|Otters rescued from illegal traders. — Photo courtesy of Education for Nature Vietnam (ENV)|
HCM CITY — As many as 447 wild animals were rescued in Việt Nam in the first six months of the year, according to Education for Nature Vietnam (ENV).
ENV, a local NGO focused on the conservation of nature and the environment, recorded 1,645 wildlife-related violations in the first half of this year.
Of the total, 1,111 cases were reported via the EVN’s hotline for wildlife protection 1800 1522.
The rescued animals included species of turtles, monkeys, birds, wildcats, bears, otters and others.
Fifty-seven per cent were endangered and rare turtle species, and 18 per cent were monkeys.
They were voluntarily handed over by residents or rescued from people who had violated the law.
On June 17, two otters were found at a private residence in Bình Phước Province’s Chơn Thành District thanks to posted photos of the animals on the video-sharing network TikTok.
In May, authorities in HCM City discovered seven violations related to illegal wildlife trade and captivity.
They rescued 58 wild animals, including 52 turtles, five birds and one monkey. The animals were handed over to a wildlife rescue centre.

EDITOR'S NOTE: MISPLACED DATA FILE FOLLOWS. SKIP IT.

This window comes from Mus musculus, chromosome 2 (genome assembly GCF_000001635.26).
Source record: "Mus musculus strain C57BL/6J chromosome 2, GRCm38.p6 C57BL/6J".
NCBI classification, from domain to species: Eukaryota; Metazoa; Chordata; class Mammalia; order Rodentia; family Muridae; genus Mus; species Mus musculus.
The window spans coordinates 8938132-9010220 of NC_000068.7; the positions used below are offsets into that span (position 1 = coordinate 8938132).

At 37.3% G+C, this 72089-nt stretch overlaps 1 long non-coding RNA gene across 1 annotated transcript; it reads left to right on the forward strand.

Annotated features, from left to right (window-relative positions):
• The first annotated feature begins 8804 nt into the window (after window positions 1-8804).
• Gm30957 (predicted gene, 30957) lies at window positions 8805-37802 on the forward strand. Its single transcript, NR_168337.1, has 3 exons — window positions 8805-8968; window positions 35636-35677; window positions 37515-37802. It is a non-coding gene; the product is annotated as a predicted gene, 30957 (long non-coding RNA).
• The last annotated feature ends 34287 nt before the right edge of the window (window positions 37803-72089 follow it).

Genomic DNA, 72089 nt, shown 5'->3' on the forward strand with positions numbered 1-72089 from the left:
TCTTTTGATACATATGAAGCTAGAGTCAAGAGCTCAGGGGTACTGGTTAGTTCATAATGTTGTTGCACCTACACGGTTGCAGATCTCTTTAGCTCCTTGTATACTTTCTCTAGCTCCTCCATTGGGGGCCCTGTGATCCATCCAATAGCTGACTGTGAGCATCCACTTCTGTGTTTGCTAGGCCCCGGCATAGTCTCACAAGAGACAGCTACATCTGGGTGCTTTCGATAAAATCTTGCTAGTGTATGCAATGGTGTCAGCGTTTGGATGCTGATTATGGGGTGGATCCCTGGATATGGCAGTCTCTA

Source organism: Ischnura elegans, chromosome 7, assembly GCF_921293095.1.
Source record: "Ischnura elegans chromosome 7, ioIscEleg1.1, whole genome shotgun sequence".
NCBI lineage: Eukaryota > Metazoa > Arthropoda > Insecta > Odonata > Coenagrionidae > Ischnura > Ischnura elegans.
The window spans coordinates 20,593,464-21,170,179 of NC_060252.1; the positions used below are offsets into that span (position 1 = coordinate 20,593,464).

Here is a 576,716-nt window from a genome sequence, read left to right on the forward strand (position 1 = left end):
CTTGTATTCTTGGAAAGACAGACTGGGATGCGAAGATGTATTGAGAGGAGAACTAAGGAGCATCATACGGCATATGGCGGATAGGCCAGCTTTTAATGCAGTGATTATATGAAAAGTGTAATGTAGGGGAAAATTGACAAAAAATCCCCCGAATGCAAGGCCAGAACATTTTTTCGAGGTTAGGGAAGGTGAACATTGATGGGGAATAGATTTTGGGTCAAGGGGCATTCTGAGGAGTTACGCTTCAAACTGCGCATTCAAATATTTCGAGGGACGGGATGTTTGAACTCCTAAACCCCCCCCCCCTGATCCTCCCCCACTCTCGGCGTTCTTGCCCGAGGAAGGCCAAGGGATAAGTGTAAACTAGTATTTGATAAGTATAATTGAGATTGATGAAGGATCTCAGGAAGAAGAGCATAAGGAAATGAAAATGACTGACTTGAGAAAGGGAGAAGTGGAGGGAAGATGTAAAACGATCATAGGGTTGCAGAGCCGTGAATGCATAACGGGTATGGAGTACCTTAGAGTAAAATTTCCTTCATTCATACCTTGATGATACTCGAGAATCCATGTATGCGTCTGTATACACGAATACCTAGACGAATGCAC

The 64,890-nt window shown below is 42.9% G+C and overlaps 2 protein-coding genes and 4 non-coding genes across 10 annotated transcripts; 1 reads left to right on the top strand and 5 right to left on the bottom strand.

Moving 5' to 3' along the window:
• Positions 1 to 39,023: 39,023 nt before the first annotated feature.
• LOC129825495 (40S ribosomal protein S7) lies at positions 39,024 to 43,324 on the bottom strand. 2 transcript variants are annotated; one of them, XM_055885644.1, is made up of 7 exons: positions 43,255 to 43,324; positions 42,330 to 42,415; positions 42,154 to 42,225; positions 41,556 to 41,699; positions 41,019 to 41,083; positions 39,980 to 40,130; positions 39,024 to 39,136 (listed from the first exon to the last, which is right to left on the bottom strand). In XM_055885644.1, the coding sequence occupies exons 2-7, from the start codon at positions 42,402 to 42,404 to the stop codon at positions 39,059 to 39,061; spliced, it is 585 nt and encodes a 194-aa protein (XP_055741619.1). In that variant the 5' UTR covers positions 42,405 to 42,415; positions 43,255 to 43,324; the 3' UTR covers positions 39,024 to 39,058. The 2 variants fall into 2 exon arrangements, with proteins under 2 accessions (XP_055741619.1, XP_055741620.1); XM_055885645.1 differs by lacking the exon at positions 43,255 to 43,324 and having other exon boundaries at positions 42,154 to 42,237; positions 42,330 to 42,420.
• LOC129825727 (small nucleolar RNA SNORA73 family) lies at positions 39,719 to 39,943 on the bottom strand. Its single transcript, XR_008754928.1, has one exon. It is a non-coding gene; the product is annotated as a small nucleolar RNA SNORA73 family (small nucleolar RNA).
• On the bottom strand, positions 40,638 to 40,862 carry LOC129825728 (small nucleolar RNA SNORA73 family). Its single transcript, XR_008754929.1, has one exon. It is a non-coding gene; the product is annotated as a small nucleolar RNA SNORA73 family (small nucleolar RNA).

Last year, ENV recorded 2,907 violations, nearly double that of the previous year. Of these, 1,956 cases involved illegal advertisements for wildlife and 863 cases of illegal captivity.
Reports about wildlife violations can be sent to hotline 1800-1522 or to email email@example.com.
The ENV’s Wildlife Protection Department received an average of 10 reports per day last year via the hotline, nearly double the 2019 figure.
The free-of-charge hotline 1800-1522 was launched in 2005 to receive reports about unlawful activities related to wildlife violations. ENV staff transfer the information to authorised agencies to handle violations and closely follow how the violations are handled until the final results are available. — VNS
Large shipment of suspected rhino horns
ĐÀ NẴNG — Customs officers in the central city of Đà Nẵng last week have discovered a large shipment of 138kg of animal horn and 3.1 tonnes of animal bones suspected to be of rhino and rare and precious wildlife, imported from South Africa at the city’s Tiên Sa Port.
The shipment owner had falsely declared the imported goods were wood.
Local customs agencies are coordinating with competent agencies to verify and handle the suspected wildlife items.
Rhino horns are strictly banned from being traded in, imported to or exported from Việt Nam as the rhino and many other wild animals are on the list of endangered wildlife protected by the Convention on International Trade in Endangered Species of Wild Fauna and Flora (CITES), to which the country has been a party since 1994. — VNS